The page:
As we age and our metabolisms slow, it’s easy to pack on a few pounds without realizing it. But a new study has found that making consistent changes to your eating habits can over time.
The study, published in the American Journal of Clinical Nutrition, followed the dietary habits of over 120,000 people for 16 years and found that those who ate foods that had a high glycemic load (which includes refined grains, starches, and sugars) gained more weight than those who ate foods with a low glycemic load (foods such as nuts, dairy, and certain fruits and vegetables). This isn’t surprising or new; other research has shown that going lower on the glycemic index (GI) scale will help you lose weight. What is interesting in the new study, however, is that other key habits can mean the difference between pounds on the scale. Check out what else the researchers found about weight gain and loss:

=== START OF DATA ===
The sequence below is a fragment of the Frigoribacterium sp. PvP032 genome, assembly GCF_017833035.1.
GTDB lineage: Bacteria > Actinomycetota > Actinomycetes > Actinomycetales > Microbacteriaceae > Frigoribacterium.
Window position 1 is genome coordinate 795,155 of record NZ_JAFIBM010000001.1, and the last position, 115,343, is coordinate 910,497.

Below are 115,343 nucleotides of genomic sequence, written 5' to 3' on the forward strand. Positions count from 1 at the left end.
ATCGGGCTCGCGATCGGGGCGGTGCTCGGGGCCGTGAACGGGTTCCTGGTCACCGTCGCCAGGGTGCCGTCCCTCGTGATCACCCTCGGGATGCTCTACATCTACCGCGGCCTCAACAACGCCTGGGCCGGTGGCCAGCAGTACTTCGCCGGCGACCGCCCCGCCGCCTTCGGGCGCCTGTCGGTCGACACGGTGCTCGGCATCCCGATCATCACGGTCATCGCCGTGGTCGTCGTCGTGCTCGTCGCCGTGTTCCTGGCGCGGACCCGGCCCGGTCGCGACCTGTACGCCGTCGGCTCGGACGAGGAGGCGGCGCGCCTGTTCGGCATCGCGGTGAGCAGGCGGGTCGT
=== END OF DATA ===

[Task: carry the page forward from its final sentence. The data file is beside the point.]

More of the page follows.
- Those who ate more yogurt, seafood, skinless chicken, and nuts lost the most weight; in fact, the more people ate of these foods, the less weight they gained.
- The researchers found, however, no difference in weight gain in those who ate low-fat vs full-fat dairy.
- Diets with more red and processed meat intake were associated with weight gain, especially when meat was paired with refined grains or starches.
- Eating meat paired with low-GI foods, however (like vegetables), helped reduce weight gain.
- Eating foods like eggs and cheese along with high-GI foods was linked to weight gain, while eating these foods with low-GI foods led to weight loss.
In general, the researchers found that the best diets for weight loss were high in protein-rich foods like fish, nuts, and yogurt, which helped prevent weight gain. Avoiding refined grains, starches, and sugars further helped, as did replacing red meat consumption with other protein-rich foods like eggs and cheese. It may seem like common sense, but taking the time to fill your plate with lean proteins and vegetables and other low-GI foods will help you lose or maintain weight throughout the years. Learn more about the glycemic load and how foods rank on the glycemic index here.